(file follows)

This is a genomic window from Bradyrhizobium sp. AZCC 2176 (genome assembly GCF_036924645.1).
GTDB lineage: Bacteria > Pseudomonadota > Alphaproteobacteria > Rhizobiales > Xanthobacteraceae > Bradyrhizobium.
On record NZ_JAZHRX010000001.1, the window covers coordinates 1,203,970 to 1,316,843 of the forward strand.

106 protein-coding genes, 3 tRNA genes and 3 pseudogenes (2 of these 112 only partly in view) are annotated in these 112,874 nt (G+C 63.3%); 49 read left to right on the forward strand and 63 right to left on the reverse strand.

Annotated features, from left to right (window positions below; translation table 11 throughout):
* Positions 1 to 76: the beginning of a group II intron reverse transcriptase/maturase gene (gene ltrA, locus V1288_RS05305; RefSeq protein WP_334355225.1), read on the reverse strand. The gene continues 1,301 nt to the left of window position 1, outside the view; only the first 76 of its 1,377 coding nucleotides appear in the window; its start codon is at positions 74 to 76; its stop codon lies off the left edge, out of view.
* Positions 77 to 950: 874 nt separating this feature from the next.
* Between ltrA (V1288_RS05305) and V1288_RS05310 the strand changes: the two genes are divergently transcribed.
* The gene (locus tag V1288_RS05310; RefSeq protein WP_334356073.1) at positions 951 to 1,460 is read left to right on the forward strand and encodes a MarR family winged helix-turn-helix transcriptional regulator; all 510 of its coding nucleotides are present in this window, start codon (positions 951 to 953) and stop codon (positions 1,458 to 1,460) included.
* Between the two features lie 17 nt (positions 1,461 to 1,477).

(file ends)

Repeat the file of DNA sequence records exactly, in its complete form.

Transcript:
This is a genomic window from Bradyrhizobium sp. AZCC 2176 (genome assembly GCF_036924645.1).
GTDB lineage: Bacteria > Pseudomonadota > Alphaproteobacteria > Rhizobiales > Xanthobacteraceae > Bradyrhizobium.
On record NZ_JAZHRX010000001.1, the window covers coordinates 1,203,970 to 1,316,843 of the forward strand.

106 protein-coding genes, 3 tRNA genes and 3 pseudogenes (2 of these 112 only partly in view) are annotated in these 112,874 nt (G+C 63.3%); 49 read left to right on the forward strand and 63 right to left on the reverse strand.

Annotated features, from left to right (window positions below; translation table 11 throughout):
* Positions 1 to 76: the beginning of a group II intron reverse transcriptase/maturase gene (gene ltrA, locus V1288_RS05305; RefSeq protein WP_334355225.1), read on the reverse strand. The gene continues 1,301 nt to the left of window position 1, outside the view; only the first 76 of its 1,377 coding nucleotides appear in the window; its start codon is at positions 74 to 76; its stop codon lies off the left edge, out of view.
* Positions 77 to 950: 874 nt separating this feature from the next.
* Between ltrA (V1288_RS05305) and V1288_RS05310 the strand changes: the two genes are divergently transcribed.
* The gene (locus tag V1288_RS05310; RefSeq protein WP_334356073.1) at positions 951 to 1,460 is read left to right on the forward strand and encodes a MarR family winged helix-turn-helix transcriptional regulator; all 510 of its coding nucleotides are present in this window, start codon (positions 951 to 953) and stop codon (positions 1,458 to 1,460) included.
* Between the two features lie 17 nt (positions 1,461 to 1,477).